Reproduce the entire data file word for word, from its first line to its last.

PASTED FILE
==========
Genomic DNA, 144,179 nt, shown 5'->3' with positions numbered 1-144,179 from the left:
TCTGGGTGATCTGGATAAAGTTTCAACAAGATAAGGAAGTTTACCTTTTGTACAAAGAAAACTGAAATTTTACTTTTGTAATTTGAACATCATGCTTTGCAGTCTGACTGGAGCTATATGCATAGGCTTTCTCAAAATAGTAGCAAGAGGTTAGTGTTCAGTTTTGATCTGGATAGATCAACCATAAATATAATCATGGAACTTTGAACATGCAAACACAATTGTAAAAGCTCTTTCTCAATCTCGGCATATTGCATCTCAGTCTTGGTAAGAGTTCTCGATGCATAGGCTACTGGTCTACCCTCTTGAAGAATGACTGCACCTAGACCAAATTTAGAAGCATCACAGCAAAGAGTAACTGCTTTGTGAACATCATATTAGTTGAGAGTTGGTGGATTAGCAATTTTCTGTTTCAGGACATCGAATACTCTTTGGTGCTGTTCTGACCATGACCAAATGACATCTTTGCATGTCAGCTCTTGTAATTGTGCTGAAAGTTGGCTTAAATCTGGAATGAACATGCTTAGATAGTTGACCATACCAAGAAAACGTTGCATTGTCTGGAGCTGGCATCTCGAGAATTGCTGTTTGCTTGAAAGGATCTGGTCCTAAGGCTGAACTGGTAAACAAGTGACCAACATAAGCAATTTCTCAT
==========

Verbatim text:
Genomic DNA, 144,179 nt, shown 5'->3' with positions numbered 1-144,179 from the left:
TCTGGGTGATCTGGATAAAGTTTCAACAAGATAAGGAAGTTTACCTTTTGTACAAAGAAAACTGAAATTTTACTTTTGTAATTTGAACATCATGCTTTGCAGTCTGACTGGAGCTATATGCATAGGCTTTCTCAAAATAGTAGCAAGAGGTTAGTGTTCAGTTTTGATCTGGATAGATCAACCATAAATATAATCATGGAACTTTGAACATGCAAACACAATTGTAAAAGCTCTTTCTCAATCTCGGCATATTGCATCTCAGTCTTGGTAAGAGTTCTCGATGCATAGGCTACTGGTCTACCCTCTTGAAGAATGACTGCACCTAGACCAAATTTAGAAGCATCACAGCAAAGAGTAACTGCTTTGTGAACATCATATTAGTTGAGAGTTGGTGGATTAGCAATTTTCTGTTTCAGGACATCGAATACTCTTTGGTGCTGTTCTGACCATGACCAAATGACATCTTTGCATGTCAGCTCTTGTAATTGTGCTGAAAGTTGGCTTAAATCTGGAATGAACATGCTTAGATAGTTGACCATACCAAGAAAACGTTGCATTGTCTGGAGCTGGCATCTCGAGAATTGCTGTTTGCTTGAAAGGATCTGGTCCTAAGGCTGAACTGGTAAACAAGTGACCAACATAAGCAATTTCTCAT